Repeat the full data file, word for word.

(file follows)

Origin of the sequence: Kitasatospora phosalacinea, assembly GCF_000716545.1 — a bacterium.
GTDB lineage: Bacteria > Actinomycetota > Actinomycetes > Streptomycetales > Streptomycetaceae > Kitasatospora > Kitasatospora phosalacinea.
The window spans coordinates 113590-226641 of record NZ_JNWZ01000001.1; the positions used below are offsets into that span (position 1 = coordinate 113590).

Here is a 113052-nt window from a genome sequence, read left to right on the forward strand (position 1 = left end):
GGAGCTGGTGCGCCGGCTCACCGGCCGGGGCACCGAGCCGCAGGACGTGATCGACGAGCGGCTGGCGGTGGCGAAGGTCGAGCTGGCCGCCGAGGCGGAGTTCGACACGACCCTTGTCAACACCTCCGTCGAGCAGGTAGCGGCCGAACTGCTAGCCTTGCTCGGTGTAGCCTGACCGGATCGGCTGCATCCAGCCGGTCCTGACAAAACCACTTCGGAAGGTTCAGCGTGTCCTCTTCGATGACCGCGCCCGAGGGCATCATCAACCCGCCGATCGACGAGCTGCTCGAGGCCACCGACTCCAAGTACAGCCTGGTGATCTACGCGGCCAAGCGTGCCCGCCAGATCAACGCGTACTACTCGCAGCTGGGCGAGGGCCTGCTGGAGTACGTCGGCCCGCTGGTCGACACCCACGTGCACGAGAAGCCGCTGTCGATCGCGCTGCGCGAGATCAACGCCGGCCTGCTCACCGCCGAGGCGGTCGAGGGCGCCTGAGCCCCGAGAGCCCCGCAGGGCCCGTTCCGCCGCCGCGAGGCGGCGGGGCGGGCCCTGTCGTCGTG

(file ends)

Origin of the sequence: Kitasatospora phosalacinea, assembly GCF_000716545.1 — a bacterium.
GTDB lineage: Bacteria > Actinomycetota > Actinomycetes > Streptomycetales > Streptomycetaceae > Kitasatospora > Kitasatospora phosalacinea.
The window spans coordinates 113590-226641 of record NZ_JNWZ01000001.1; the positions used below are offsets into that span (position 1 = coordinate 113590).

Here is a 113052-nt window from a genome sequence, read left to right on the forward strand (position 1 = left end):
GGAGCTGGTGCGCCGGCTCACCGGCCGGGGCACCGAGCCGCAGGACGTGATCGACGAGCGGCTGGCGGTGGCGAAGGTCGAGCTGGCCGCCGAGGCGGAGTTCGACACGACCCTTGTCAACACCTCCGTCGAGCAGGTAGCGGCCGAACTGCTAGCCTTGCTCGGTGTAGCCTGACCGGATCGGCTGCATCCAGCCGGTCCTGACAAAACCACTTCGGAAGGTTCAGCGTGTCCTCTTCGATGACCGCGCCCGAGGGCATCATCAACCCGCCGATCGACGAGCTGCTCGAGGCCACCGACTCCAAGTACAGCCTGGTGATCTACGCGGCCAAGCGTGCCCGCCAGATCAACGCGTACTACTCGCAGCTGGGCGAGGGCCTGCTGGAGTACGTCGGCCCGCTGGTCGACACCCACGTGCACGAGAAGCCGCTGTCGATCGCGCTGCGCGAGATCAACGCCGGCCTGCTCACCGCCGAGGCGGTCGAGGGCGCCTGAGCCCCGAGAGCCCCGCAGGGCCCGTTCCGCCGCCGCGAGGCGGCGGGGCGGGCCCTGTCGTCGTG